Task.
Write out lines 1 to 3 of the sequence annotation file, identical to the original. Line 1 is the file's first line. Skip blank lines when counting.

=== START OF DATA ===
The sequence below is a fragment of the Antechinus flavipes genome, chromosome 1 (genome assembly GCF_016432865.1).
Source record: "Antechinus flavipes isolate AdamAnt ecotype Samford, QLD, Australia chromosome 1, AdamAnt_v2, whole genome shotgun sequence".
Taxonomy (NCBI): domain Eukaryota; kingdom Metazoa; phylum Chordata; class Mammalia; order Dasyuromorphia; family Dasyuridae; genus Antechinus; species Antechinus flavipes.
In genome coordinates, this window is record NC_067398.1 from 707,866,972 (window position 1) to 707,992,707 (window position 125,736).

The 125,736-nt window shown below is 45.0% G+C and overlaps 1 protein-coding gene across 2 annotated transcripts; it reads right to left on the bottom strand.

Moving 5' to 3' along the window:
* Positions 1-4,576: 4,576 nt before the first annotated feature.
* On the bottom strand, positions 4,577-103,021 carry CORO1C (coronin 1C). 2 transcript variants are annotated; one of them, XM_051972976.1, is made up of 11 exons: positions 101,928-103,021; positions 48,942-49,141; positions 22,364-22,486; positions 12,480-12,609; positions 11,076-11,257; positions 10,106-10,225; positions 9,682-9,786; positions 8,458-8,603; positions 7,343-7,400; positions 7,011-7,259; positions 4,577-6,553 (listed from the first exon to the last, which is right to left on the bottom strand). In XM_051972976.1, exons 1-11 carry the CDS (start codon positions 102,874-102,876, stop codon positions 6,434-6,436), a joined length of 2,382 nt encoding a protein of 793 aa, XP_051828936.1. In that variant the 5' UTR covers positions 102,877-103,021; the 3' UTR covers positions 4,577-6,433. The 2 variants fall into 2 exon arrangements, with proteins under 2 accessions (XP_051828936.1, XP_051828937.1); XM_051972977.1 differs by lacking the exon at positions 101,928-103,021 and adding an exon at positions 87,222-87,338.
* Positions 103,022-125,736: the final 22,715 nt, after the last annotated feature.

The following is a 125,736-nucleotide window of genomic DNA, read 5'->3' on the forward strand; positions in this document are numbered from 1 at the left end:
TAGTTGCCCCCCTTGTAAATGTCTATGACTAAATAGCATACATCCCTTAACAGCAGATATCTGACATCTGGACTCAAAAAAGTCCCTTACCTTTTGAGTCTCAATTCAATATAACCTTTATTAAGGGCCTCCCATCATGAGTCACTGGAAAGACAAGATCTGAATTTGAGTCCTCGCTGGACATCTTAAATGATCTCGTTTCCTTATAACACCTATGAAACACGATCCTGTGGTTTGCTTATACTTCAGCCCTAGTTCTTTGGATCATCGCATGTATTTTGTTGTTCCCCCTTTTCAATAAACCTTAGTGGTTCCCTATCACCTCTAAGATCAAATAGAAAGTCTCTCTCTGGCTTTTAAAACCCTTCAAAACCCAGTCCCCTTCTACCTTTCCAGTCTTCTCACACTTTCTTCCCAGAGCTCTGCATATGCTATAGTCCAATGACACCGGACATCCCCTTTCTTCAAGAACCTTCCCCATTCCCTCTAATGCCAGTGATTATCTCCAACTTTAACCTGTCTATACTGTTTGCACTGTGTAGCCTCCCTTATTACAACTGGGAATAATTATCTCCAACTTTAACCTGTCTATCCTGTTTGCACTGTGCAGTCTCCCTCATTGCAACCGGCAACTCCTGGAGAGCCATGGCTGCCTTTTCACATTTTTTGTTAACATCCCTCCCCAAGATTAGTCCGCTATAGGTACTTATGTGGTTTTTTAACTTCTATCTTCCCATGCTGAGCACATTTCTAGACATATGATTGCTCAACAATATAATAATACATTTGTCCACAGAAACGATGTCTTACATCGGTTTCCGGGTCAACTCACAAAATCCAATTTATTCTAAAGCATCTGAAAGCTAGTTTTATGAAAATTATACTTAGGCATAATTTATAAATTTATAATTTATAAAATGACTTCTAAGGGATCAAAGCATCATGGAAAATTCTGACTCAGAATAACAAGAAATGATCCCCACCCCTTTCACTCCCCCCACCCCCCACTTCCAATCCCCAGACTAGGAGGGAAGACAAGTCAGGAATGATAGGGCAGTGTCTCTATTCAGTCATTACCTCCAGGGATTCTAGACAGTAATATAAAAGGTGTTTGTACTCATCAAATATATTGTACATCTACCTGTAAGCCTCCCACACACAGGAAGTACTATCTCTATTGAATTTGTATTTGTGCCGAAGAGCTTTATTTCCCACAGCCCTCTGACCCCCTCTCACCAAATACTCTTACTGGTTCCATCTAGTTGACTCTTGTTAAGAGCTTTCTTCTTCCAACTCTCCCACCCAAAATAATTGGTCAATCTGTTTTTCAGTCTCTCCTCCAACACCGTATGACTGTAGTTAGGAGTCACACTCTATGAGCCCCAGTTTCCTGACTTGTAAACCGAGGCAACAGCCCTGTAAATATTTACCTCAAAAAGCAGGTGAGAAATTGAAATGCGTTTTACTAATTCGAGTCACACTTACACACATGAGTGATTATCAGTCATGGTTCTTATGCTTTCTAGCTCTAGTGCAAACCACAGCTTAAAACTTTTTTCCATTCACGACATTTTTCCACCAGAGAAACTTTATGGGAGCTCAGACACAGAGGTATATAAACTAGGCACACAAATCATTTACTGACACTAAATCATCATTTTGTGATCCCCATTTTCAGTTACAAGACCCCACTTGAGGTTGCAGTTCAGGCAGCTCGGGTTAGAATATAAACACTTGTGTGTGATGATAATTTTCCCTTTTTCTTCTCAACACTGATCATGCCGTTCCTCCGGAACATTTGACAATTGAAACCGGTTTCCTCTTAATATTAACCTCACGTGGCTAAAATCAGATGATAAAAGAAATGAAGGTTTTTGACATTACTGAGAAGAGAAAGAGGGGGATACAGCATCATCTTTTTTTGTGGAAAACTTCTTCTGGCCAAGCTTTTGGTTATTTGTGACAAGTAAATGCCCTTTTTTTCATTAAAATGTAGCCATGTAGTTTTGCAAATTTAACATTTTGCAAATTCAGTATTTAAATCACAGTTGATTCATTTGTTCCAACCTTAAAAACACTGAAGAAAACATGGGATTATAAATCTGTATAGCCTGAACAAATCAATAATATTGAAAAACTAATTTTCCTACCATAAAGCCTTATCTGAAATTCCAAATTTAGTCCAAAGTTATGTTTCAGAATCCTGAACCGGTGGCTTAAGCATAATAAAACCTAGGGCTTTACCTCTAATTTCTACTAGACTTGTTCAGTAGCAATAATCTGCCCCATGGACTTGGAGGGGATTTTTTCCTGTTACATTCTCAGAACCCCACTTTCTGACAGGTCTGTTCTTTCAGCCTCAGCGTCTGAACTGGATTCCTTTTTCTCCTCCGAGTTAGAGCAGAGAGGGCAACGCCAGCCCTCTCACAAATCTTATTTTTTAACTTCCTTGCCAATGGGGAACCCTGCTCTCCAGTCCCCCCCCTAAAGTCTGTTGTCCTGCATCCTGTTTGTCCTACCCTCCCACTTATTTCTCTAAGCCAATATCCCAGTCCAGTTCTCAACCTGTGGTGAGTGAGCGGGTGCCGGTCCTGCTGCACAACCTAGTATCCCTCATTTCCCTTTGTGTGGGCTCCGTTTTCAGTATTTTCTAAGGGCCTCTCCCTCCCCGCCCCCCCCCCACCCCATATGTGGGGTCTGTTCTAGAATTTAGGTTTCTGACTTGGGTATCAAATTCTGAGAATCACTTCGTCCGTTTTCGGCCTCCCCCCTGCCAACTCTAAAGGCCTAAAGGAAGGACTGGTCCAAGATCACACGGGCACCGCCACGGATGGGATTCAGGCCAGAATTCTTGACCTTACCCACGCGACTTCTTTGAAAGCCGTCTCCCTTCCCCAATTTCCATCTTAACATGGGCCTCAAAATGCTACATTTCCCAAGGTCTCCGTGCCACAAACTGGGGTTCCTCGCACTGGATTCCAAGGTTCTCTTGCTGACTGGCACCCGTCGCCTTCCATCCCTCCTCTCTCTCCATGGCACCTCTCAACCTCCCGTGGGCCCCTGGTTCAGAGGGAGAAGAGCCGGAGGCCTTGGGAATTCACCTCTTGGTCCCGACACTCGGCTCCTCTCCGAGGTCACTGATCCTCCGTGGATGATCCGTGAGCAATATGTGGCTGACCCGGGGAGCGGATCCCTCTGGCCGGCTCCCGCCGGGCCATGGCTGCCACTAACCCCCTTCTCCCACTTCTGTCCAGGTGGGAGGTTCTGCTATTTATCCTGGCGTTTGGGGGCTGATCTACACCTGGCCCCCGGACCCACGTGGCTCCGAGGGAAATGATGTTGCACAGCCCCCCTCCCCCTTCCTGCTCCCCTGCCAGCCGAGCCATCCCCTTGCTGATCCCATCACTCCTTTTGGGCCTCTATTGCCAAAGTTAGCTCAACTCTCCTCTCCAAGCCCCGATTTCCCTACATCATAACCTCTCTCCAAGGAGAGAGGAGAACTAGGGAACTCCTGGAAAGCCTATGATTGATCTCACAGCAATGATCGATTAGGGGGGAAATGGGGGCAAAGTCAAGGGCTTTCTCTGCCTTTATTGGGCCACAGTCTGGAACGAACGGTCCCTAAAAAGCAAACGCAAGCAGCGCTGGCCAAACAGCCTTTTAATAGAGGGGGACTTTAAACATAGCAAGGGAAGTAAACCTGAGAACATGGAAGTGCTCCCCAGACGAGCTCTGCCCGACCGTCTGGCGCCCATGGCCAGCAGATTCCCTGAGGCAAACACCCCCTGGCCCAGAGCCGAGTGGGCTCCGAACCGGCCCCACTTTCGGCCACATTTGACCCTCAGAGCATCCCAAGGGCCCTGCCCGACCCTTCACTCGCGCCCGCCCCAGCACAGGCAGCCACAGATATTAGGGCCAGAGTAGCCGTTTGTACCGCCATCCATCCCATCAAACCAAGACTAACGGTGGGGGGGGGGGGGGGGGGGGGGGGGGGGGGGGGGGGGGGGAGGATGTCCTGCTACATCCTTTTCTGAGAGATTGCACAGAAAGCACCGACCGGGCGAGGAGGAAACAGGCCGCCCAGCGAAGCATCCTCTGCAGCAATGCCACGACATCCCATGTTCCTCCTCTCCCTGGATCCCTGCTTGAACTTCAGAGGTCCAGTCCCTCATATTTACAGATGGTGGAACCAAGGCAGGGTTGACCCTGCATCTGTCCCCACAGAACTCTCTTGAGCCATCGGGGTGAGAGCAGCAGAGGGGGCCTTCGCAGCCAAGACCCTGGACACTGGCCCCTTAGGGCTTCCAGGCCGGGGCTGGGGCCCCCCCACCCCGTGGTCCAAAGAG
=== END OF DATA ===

The sequence below is a fragment of the Antechinus flavipes genome, chromosome 1 (genome assembly GCF_016432865.1).
Source record: "Antechinus flavipes isolate AdamAnt ecotype Samford, QLD, Australia chromosome 1, AdamAnt_v2, whole genome shotgun sequence".
Taxonomy (NCBI): domain Eukaryota; kingdom Metazoa; phylum Chordata; class Mammalia; order Dasyuromorphia; family Dasyuridae; genus Antechinus; species Antechinus flavipes.